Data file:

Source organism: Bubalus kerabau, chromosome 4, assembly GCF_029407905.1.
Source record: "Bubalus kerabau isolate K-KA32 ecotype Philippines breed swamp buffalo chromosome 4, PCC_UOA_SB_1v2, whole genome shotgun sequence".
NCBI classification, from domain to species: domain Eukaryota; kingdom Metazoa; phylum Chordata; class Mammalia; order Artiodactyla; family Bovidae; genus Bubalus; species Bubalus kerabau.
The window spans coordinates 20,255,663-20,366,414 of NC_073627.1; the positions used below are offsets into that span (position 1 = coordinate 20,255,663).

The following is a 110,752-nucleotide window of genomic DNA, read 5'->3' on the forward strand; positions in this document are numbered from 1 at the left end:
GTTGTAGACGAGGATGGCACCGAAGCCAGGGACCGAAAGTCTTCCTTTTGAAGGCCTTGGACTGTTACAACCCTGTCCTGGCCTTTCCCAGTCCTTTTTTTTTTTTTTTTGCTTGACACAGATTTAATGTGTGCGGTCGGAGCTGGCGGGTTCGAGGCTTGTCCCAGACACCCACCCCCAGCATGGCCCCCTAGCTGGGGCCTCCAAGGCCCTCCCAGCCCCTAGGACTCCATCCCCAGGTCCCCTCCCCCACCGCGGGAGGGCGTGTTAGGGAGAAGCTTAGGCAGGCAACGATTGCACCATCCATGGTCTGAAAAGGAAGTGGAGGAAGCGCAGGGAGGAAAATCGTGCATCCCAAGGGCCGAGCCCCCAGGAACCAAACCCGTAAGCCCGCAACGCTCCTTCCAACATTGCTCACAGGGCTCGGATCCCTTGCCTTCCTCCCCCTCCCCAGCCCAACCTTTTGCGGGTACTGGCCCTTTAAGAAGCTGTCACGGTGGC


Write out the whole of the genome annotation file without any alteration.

Source organism: Bubalus kerabau, chromosome 4, assembly GCF_029407905.1.
Source record: "Bubalus kerabau isolate K-KA32 ecotype Philippines breed swamp buffalo chromosome 4, PCC_UOA_SB_1v2, whole genome shotgun sequence".
NCBI classification, from domain to species: domain Eukaryota; kingdom Metazoa; phylum Chordata; class Mammalia; order Artiodactyla; family Bovidae; genus Bubalus; species Bubalus kerabau.
The window spans coordinates 20,255,663-20,366,414 of NC_073627.1; the positions used below are offsets into that span (position 1 = coordinate 20,255,663).

The following is a 110,752-nucleotide window of genomic DNA, read 5'->3' on the forward strand; positions in this document are numbered from 1 at the left end:
GTTGTAGACGAGGATGGCACCGAAGCCAGGGACCGAAAGTCTTCCTTTTGAAGGCCTTGGACTGTTACAACCCTGTCCTGGCCTTTCCCAGTCCTTTTTTTTTTTTTTTTGCTTGACACAGATTTAATGTGTGCGGTCGGAGCTGGCGGGTTCGAGGCTTGTCCCAGACACCCACCCCCAGCATGGCCCCCTAGCTGGGGCCTCCAAGGCCCTCCCAGCCCCTAGGACTCCATCCCCAGGTCCCCTCCCCCACCGCGGGAGGGCGTGTTAGGGAGAAGCTTAGGCAGGCAACGATTGCACCATCCATGGTCTGAAAAGGAAGTGGAGGAAGCGCAGGGAGGAAAATCGTGCATCCCAAGGGCCGAGCCCCCAGGAACCAAACCCGTAAGCCCGCAACGCTCCTTCCAACATTGCTCACAGGGCTCGGATCCCTTGCCTTCCTCCCCCTCCCCAGCCCAACCTTTTGCGGGTACTGGCCCTTTAAGAAGCTGTCACGGTGGC